THE TRANSATLANTIC MAGAZINE
As Lockdown limbo drags on, theatre makers are busy making plans and starting to see life beyond Covid restrictions. In normal times, getting a new musical off the ground can take years, but these days you also must grapple with ‘Covid-safe’ rehearsals and the best you can hope for at the end might be a Zoom event. They’ve gone one better here though and hired London’s elegant Cadogan Hall for an impressive concert staging (with no audience of course) to introduce the work.
Treason - the Musical has lush melodies, a talented young cast, the historical sweep of a Les Mis combined with a certain multi-cultural chic a la Hamilton. What we get is 50 mins of the songs with some key narration, read with gusto by the performance poet Debris Stevenson, and it certainly has potential. Concert stagings are usually for more familiar hits but here you have to imagine what this might look like fully staged after a Director and Designer have imposed their vision. This is very much a work in progress and will succeed or not based on the next step.
This story is set amidst the infamous and failed Gunpowder Plot of 1605, when Robert Catesby (Oliver Tompsett) and a group of provincial English Catholics sought to restore a Catholic monarchy by attempting to assassinate King James VI and I by blowing-up Parliament on the day of the State Opening. That event is still commemorated as Guy Fawkes Night with public bonfires every 5th of November in the UK.
Allan and Lynn’s book neatly centres not on Guy but rather on a lower profile member of the gang, the nobleman Thomas Percy (Bradley Jaden). Percy became disenchanted with the new King who had failed to deliver greater toleration for Catholics and so he fell in with the plotters.
The piece is very much not a history lesson though. The big numbers are mostly sweeping love ballads which direct the focus onto the romantic tribulations of Percy and his wife Martha (Lucie Jones) or Catesby’s personal struggle. The book will need to be fleshed out to give it all more dramatic heft because, here, the music has to do all the work.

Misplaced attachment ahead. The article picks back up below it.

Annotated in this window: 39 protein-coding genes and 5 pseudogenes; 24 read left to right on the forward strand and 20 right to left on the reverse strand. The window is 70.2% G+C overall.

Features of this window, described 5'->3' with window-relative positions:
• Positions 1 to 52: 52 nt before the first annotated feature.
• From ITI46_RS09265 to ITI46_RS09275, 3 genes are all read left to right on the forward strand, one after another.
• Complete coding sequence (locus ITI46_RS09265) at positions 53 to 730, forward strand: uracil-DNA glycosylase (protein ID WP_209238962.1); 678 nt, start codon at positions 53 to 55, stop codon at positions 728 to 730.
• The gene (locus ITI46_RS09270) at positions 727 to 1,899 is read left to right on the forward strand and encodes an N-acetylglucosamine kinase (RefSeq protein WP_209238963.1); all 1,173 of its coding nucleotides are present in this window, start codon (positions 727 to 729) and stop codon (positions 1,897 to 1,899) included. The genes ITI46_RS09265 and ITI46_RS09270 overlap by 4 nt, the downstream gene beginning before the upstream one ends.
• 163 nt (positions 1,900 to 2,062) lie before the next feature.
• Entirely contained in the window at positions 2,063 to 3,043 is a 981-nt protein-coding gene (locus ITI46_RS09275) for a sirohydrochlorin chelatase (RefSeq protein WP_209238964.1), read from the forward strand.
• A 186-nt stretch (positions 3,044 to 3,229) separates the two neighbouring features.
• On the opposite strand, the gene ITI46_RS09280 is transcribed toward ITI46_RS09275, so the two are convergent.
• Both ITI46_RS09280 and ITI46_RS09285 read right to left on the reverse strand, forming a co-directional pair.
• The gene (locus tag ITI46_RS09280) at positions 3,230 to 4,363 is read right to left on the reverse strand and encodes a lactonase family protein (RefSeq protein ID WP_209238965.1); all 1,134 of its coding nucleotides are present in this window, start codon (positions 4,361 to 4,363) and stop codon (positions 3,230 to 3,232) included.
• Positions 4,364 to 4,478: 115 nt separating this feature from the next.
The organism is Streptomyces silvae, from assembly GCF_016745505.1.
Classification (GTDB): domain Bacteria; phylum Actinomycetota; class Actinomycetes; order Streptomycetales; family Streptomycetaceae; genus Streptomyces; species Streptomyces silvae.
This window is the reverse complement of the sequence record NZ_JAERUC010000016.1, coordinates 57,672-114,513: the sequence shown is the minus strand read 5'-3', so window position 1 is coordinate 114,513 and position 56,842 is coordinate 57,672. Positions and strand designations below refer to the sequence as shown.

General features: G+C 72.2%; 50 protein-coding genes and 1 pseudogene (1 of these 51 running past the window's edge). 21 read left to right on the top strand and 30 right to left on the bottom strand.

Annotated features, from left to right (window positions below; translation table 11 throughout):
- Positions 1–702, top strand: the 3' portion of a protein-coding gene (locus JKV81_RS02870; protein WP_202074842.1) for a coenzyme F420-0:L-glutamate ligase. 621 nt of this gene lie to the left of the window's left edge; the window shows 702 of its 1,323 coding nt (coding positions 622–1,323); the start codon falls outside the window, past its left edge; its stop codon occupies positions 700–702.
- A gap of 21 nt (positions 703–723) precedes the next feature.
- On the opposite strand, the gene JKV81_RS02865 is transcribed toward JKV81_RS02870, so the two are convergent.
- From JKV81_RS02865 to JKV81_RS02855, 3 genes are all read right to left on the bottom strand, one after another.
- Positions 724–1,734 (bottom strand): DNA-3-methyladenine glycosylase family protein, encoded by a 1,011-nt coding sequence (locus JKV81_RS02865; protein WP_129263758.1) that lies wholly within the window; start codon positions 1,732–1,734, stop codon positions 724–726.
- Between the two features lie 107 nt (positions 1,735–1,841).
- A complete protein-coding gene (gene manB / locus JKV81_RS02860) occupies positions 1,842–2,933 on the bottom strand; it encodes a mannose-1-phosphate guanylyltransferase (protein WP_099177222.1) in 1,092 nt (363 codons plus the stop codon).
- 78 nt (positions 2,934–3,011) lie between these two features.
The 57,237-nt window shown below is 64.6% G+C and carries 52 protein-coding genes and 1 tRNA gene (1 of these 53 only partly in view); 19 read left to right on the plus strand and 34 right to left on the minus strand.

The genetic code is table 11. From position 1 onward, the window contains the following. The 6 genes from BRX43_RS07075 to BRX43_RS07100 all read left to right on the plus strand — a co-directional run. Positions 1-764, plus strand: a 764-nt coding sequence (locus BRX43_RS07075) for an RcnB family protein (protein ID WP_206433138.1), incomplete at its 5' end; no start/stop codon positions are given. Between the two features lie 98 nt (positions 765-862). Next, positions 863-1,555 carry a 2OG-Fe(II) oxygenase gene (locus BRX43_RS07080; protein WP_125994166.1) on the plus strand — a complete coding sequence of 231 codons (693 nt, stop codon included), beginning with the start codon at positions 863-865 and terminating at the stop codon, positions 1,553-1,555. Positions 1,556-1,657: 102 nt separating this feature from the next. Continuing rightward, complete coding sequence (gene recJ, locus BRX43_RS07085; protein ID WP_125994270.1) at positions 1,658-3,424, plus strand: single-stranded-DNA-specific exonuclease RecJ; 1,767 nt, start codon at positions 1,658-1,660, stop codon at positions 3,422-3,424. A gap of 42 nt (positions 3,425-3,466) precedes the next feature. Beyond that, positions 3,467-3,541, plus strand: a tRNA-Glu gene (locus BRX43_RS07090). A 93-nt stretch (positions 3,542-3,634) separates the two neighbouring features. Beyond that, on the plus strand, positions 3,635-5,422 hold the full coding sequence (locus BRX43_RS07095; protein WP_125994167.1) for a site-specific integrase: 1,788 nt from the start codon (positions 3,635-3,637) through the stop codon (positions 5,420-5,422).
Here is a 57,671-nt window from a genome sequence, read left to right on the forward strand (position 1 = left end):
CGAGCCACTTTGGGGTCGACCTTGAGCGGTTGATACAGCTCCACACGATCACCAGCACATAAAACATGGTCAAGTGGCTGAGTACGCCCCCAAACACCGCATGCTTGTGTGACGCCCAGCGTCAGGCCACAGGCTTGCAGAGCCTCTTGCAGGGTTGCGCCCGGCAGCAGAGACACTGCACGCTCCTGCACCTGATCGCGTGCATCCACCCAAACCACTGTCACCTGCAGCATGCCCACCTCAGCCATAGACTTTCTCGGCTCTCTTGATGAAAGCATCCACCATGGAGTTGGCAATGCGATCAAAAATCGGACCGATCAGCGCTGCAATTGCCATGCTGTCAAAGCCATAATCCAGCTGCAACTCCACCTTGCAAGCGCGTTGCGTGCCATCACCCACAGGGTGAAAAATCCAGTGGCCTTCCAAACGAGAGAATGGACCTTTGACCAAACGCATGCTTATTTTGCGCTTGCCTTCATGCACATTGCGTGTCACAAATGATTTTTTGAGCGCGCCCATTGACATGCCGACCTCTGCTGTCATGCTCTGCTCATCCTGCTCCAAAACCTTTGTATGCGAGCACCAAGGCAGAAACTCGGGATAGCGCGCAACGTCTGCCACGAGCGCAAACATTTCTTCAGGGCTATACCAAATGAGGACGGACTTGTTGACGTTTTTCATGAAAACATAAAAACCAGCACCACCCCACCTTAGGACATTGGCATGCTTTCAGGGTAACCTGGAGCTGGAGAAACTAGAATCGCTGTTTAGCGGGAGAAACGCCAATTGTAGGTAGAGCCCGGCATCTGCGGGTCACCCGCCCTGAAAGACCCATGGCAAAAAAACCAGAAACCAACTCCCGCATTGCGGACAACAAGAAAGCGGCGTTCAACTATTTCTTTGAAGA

Fans of Bridgerton or The Great might be drawn to a hip take on history but will be disappointed here. Its currency is old fashioned pathos, with not an ironic wink in sight, which is a relief. The only slight exception to this is Daniel Boys, whose very camp take on King James, whilst entertaining, owes more to La Cage Aux Folles than to Elizabeth R.
Ricky Allan’s score is rich and varied, replete with plaintive melodies which are steeped in Celtic Mists. He delivers some great signature ballads too such as ‘Blind Faith’ for Jaden and Jones, which contrasts Percy’s devotion to Martha with his devotion for Catesby or ‘Cold Hard Ground’ where the vastly experienced West End performer Tompsett, must pull out all the vocal stops. Indeed, the whole ensemble of 10, under the baton of Musical Supervisor Nick Pinchbeck, are vocally thrilling throughout. They ride out the occasional lapses into melodrama and quickly recover from the unfortunate lyrics about “mighty steeds”.
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